HILL: We can't ignore, though, the fact that a large number, at least according to HHS, of the kids that we're talking about right now are between the ages of 13 and 17. Those are pivotal years for kids. How is it different when you are a teenager, when you are at this point in adolescence?
GUPTA: Well, it's interesting. So, first of all, if you look at the -- what's called the ORR, the Office of Refugee Resettlement, most of the data is primarily on adolescence. And the way that they sort of characterize it is people who are actually able to walk across the border.
HILL: Not who have been -- exactly, haven't been separated.
GUPTA: Right. They -- as opposed to people who are tender age. They just -- they haven't -- as we look through the resettlement data, there isn't a lot just on children that young.
So, on the adolescence, it's a lot of the same factors. You still have the component of toxic stress. These are still young kids. They lose sense of trust. Within a few days, they won't actually be able to respond as well, even if they're reunited with their parents.
HILL: It's amazing they lose a sense of trust within just a few days.
GUPTA: Within a few days. Again, it's because they have these two things that are happening simultaneously.
GUPTA: This increase in stress and this lack of some sort of buffering of that stress that they've trusted throughout -- throughout their life.
HILL: I know there have also been these studies that have been written about too that focus on how these traumatic moments impact boys and girls differently.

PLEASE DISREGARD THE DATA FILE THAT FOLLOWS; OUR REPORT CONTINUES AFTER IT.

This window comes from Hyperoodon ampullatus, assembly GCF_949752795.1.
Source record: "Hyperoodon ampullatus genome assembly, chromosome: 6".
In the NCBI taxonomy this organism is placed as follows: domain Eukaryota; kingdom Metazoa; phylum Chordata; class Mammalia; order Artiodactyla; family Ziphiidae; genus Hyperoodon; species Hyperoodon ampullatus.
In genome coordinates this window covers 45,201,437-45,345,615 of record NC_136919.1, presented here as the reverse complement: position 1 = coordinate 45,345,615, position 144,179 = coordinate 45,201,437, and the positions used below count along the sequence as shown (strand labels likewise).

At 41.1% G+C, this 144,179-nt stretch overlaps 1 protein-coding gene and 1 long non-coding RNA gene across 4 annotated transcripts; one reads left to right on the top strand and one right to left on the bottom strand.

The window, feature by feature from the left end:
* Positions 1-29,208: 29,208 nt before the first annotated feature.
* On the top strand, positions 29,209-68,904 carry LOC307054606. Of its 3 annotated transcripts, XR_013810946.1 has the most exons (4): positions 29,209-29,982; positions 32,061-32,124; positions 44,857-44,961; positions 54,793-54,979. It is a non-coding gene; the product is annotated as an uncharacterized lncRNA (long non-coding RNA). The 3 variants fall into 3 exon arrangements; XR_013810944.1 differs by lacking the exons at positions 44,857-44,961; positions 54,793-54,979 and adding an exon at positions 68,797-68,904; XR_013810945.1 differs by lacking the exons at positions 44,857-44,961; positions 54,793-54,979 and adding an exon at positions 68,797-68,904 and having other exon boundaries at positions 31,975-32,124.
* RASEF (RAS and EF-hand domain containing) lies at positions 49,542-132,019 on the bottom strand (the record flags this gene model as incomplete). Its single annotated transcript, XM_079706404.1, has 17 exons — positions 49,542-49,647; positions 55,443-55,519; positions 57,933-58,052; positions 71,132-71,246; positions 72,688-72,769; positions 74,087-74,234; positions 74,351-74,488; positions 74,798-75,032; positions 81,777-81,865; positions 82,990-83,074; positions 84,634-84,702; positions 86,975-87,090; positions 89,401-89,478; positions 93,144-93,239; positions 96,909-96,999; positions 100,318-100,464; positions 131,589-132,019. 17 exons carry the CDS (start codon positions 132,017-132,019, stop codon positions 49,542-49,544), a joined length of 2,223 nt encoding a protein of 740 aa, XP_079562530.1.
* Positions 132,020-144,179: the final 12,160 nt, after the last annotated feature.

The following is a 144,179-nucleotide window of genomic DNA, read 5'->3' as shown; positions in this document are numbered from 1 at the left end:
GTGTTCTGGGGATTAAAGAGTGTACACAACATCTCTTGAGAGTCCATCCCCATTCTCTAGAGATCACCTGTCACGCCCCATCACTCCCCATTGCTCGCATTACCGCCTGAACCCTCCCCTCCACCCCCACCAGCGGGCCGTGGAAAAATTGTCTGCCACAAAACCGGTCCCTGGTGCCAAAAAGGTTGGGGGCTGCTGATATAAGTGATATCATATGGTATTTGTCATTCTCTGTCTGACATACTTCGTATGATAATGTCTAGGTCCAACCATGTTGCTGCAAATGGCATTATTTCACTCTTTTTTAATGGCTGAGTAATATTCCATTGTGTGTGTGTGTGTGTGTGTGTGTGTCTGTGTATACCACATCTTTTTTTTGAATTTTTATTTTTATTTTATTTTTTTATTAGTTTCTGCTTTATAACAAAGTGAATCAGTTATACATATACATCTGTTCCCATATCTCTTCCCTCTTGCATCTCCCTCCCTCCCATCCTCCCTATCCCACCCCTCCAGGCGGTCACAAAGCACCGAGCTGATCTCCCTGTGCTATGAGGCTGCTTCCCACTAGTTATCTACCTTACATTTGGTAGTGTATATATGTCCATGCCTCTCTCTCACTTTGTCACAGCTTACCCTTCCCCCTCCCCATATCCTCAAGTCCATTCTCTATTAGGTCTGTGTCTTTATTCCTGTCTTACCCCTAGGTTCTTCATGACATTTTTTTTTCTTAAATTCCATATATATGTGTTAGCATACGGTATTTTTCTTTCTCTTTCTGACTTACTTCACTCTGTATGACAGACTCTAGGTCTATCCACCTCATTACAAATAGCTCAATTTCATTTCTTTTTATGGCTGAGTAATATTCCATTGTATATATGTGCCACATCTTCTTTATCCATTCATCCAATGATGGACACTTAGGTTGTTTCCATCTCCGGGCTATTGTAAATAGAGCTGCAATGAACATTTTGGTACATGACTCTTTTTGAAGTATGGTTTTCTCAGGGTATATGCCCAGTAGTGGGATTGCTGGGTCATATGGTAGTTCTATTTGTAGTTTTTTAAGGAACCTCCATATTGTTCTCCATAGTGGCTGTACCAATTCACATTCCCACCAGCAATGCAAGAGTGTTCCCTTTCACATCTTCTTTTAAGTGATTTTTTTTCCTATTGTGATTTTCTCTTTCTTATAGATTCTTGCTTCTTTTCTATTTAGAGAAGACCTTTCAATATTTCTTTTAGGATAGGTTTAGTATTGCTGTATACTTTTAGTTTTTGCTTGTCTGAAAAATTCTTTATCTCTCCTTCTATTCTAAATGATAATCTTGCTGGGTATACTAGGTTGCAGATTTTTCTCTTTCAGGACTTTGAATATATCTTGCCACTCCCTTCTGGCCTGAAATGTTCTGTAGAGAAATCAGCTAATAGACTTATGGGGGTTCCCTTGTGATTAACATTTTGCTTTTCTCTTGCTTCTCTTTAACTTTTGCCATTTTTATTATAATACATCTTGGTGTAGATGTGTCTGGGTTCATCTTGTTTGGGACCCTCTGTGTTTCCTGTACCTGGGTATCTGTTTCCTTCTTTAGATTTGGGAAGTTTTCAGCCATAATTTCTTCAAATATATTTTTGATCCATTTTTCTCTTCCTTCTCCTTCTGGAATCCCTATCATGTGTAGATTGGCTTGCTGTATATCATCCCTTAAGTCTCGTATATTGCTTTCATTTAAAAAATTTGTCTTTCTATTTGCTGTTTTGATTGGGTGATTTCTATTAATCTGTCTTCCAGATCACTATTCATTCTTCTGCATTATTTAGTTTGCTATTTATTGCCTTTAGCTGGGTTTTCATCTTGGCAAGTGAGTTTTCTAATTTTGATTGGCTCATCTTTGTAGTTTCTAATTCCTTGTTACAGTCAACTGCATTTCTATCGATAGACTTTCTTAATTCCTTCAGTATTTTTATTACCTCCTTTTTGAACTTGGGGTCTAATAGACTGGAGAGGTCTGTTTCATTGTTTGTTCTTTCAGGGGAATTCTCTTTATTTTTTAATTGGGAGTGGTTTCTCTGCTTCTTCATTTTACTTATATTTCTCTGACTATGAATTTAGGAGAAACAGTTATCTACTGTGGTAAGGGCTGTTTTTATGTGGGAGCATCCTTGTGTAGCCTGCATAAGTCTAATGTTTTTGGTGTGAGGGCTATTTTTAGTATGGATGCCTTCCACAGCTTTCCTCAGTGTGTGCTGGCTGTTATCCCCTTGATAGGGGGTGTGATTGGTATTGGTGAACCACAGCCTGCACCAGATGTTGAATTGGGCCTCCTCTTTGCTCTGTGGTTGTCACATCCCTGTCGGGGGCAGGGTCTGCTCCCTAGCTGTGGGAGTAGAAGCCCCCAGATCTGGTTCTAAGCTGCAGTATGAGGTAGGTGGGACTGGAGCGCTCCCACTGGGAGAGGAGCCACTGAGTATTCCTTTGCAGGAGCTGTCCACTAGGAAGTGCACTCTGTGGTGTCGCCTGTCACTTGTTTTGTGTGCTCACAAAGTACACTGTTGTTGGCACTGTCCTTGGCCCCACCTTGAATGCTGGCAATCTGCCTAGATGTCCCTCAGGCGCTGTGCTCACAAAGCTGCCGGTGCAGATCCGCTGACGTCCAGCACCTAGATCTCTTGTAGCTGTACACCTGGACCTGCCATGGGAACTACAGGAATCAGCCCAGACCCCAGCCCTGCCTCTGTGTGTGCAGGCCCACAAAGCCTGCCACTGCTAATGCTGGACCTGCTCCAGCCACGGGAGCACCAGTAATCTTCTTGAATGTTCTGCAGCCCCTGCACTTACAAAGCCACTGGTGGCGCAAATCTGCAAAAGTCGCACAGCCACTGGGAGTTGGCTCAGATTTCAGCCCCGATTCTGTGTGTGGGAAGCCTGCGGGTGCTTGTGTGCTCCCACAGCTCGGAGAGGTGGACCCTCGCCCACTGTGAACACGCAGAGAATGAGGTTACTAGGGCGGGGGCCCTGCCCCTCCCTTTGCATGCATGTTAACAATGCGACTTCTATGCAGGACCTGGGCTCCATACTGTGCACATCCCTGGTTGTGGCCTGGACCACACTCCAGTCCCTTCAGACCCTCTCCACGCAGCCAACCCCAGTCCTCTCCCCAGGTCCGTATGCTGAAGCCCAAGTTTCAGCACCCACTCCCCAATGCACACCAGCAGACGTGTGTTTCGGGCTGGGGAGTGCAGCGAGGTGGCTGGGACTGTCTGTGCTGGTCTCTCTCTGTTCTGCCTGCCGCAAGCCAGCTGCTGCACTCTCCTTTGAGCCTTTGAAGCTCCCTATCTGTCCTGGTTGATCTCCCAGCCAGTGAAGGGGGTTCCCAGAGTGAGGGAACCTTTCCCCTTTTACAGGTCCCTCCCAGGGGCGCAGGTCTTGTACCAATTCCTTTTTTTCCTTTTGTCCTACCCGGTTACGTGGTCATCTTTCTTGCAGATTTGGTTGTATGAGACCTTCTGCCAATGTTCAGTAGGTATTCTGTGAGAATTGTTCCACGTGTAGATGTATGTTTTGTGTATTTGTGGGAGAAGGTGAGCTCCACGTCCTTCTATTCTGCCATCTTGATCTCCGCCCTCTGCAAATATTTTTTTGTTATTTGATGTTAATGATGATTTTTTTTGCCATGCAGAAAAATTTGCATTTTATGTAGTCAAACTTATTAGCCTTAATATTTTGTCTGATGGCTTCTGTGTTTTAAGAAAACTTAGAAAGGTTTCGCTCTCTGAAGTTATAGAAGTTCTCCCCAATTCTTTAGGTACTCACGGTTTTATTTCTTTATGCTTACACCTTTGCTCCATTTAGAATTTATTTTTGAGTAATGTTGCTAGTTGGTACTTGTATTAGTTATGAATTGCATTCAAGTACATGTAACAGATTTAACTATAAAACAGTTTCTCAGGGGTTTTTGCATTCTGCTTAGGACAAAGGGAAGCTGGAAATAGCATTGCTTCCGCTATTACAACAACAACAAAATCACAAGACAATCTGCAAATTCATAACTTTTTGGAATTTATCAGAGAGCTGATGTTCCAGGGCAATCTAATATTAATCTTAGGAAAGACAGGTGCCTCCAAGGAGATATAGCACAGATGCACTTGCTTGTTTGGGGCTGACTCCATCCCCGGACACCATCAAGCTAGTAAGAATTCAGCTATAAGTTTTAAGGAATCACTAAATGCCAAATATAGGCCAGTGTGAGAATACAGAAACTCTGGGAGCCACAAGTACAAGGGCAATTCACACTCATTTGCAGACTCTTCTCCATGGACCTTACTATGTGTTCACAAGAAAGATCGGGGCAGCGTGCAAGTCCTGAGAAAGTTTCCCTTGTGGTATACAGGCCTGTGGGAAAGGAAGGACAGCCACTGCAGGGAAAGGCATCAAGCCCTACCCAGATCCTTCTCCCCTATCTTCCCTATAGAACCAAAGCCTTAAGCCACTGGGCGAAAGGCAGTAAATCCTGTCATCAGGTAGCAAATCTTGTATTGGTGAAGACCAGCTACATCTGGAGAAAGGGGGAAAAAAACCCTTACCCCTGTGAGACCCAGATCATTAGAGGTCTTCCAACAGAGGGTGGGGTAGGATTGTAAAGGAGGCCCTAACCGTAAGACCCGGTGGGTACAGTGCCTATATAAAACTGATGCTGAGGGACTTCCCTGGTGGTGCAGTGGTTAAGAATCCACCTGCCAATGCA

GUPTA: Yes, absolutely. And I think we have some -- we have some data in showing basically who's coming across the border, how it breaks down by gender specifically. But, yes, it seems to break down. And it also breaks down by who actually is leading them as well. Is their mother or father leading them. You can see the age breakdown. You can see the gender breakdown there as well. But it does seem to have an impact. But, you know, when you get into that smaller, that younger age group,
there just isn't a lot of data on people that young.
GUPTA: Certainly not from ORR.
HILL: Certainly doesn't mean that there's not a lasting impact.
The term child abuse has been used a lot over the last few days. Is that a legal term? Is it a clinical term?
GUPTA: It is a -- it's interesting because I heard the term as well and people were using it. I went to HHS specifically and asked them how they define it. You can look at the definition. There is a medical definition of child abuse. Anything that basically incurs some sort of emotional trauma on a child. Physical trauma, obviously. If that is coming from a caretaker, if it is coming from someone who's a parent, obviously. Those are the definitions.
So, clearly, an emotional trauma incurred, especially at this age, their definition, their own definition is that this constitutes child abuse. So it's pretty clear.
Dr. Sanjay Gupta, always appreciate it. Good to see you.
GUPTA: You've got it. Thank you.
Thanks to our international viewers for watching. For you, CNN "TALK" is next. For our U.S. viewers, NEW DAY continues right now.
(BEGIN VIDEO CLIP)
DONALD TRUMP, PRESIDENT OF THE UNITED STATES: We don't like to see families separated. This takes care of the problem.
UNIDENTIFIED MALE: Making a big deal about an executive order, which may do absolutely nothing for these 2,300 children is literally beyond belief.
[07:00:02] UNIDENTIFIED MALE: The president ordered for the families that come into the country illegally to remain together.
UNIDENTIFIED MALE: This could lead to family internment camps. That is what we do not want to see.
UNIDENTIFIED FEMALE: There's a 20 day deadline.